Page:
Amendment IX
    The enumeration in the Constitution, of certain rights, shall not be construed to deny or disparage others retained by the people.

    Amendment X
    The powers not delegated to the United States by the Constitution, nor prohibited by it to the States, are reserved to the States respectively, or to the people.

    ATTEST,
    Frederick Augustus Muhlenberg, Speaker of the House of Representatives
    John Adams, Vice-President of the United States, and President of the Senate
    John Beckley, Clerk of the House of Representatives.
    Sam. A Otis Secretary of the Senate
     
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  2. Ken Anderson

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    Amendment XI

    The Judicial power of the United States shall not be construed to extend to any suit in law or equity, commenced or prosecuted against one of the United States by Citizens of another State, or by Citizens or Subjects of any Foreign State.
     
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    Amendment XII

    The Electors shall meet in their respective states and vote by ballot for President and Vice-President, one of whom, at least, shall not be an inhabitant of the same state with themselves; they shall name in their ballots the person voted for as President, and in distinct ballots the person voted for as Vice-President, and they shall make distinct lists of all persons voted for as President, and of all persons voted for as Vice-President, and of the number of votes for each, which lists they shall sign and certify, and transmit sealed to the seat of the government of the United States, directed to the President of the Senate;--The President of the Senate shall, in the presence of the Senate and House of Representatives, open all the certificates and the votes shall then be counted;--the person having the greatest number of votes for President, shall be the President, if such number be a majority of the whole number of Electors appointed; and if no person have such majority, then from the persons having the highest numbers not exceeding three on the list of those voted for as President, the House of Representatives shall choose immediately, by ballot, the President. But in choosing the President, the votes shall be taken by states, the representation from each state having one vote; a quorum for this purpose shall consist of a member or members from two-thirds of the states, and a majority of all the states shall be necessary to a choice. And if the House of Representatives shall not choose a President whenever the right of choice shall devolve upon them, before the fourth day of March next following, then the Vice-President shall act as President, as in the case of the death or other constitutional disability of the President11. The person having the greatest number of votes as Vice-President, shall be the Vice-President, if such number be a majority of the whole number of Electors appointed, and if no person have a majority, then from the two highest numbers on the list, the Senate shall choose the Vice-President; a quorum for the purpose shall consist of two-thirds of the whole number of Senators, and a majority of the whole number shall be necessary to a choice. But no person constitutionally ineligible to the office of President shall be eligible to that of Vice-President of the United States.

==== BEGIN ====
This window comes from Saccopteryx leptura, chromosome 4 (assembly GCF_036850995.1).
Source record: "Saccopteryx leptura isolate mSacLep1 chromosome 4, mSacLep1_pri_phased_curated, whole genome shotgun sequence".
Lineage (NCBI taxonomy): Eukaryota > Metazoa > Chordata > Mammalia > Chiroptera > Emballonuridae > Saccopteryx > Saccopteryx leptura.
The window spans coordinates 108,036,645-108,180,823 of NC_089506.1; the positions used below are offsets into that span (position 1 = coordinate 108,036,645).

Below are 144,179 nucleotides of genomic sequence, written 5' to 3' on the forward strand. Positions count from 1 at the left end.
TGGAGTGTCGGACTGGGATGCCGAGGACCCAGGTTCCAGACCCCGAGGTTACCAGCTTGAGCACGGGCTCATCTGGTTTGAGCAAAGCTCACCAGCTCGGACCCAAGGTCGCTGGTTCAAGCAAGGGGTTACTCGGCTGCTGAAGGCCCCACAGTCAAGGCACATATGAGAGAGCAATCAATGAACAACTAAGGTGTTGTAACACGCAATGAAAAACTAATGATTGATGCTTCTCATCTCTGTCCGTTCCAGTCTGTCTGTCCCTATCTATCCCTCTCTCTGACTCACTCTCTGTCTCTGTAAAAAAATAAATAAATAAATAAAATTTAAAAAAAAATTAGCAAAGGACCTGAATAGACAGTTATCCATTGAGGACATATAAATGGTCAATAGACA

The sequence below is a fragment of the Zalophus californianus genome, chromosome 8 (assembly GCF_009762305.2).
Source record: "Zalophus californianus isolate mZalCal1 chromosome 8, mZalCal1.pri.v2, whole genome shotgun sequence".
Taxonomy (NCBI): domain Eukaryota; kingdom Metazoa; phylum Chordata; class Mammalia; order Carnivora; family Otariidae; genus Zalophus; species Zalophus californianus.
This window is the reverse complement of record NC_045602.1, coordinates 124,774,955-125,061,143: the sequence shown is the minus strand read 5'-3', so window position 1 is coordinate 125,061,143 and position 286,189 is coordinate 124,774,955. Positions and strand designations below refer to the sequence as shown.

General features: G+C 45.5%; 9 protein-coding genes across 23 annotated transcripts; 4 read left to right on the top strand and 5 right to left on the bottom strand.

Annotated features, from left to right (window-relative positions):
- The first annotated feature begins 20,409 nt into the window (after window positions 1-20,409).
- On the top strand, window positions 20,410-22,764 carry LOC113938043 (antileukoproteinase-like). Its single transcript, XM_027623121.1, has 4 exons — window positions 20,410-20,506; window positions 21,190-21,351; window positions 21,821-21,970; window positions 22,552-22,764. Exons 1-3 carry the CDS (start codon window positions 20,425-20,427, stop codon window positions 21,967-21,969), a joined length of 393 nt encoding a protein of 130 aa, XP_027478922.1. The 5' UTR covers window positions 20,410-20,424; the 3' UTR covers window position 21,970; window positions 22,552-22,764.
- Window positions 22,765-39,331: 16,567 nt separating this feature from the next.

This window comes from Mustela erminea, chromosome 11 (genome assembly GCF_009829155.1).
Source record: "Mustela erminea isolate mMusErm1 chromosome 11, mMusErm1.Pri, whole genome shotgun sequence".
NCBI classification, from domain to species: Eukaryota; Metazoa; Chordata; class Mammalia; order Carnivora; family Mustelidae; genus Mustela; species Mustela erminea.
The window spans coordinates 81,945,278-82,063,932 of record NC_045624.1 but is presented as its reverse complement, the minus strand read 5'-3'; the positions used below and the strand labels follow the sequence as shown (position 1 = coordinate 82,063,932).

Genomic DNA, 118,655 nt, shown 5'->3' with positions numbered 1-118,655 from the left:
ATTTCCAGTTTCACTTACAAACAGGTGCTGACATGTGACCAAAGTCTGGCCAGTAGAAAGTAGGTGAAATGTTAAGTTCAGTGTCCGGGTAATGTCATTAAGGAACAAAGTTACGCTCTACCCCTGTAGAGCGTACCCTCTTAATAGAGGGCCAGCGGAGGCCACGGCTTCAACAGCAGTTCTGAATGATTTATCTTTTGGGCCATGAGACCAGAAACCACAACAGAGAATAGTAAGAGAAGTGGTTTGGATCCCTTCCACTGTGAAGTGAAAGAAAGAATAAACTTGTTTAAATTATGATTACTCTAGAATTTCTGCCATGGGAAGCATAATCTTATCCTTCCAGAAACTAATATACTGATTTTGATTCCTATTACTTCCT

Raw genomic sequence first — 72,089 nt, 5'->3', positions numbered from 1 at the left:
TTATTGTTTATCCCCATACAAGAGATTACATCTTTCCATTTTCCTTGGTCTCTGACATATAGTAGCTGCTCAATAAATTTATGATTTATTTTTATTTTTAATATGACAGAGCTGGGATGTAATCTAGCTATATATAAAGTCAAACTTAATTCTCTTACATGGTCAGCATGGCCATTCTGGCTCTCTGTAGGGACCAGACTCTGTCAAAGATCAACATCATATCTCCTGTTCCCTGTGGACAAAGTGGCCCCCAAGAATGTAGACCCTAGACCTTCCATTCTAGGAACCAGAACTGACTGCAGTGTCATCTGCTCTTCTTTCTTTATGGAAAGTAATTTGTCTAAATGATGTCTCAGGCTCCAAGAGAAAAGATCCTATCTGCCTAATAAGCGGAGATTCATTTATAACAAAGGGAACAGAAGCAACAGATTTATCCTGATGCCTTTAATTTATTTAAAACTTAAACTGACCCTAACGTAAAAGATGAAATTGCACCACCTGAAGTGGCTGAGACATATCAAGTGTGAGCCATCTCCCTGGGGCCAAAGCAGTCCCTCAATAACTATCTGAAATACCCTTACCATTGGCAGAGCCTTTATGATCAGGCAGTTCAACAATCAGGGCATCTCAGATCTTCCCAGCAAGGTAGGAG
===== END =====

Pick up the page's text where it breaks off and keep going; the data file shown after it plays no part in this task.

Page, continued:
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  4. Ken Anderson

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    Amendment XIII

    Section 1. Neither slavery nor involuntary servitude, except as a punishment for crime whereof the party shall have been duly convicted, shall exist within the United States, or any place subject to their jurisdiction.

    Section 2. Congress shall have power to enforce this article by appropriate legislation.
     
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    Amendment XIV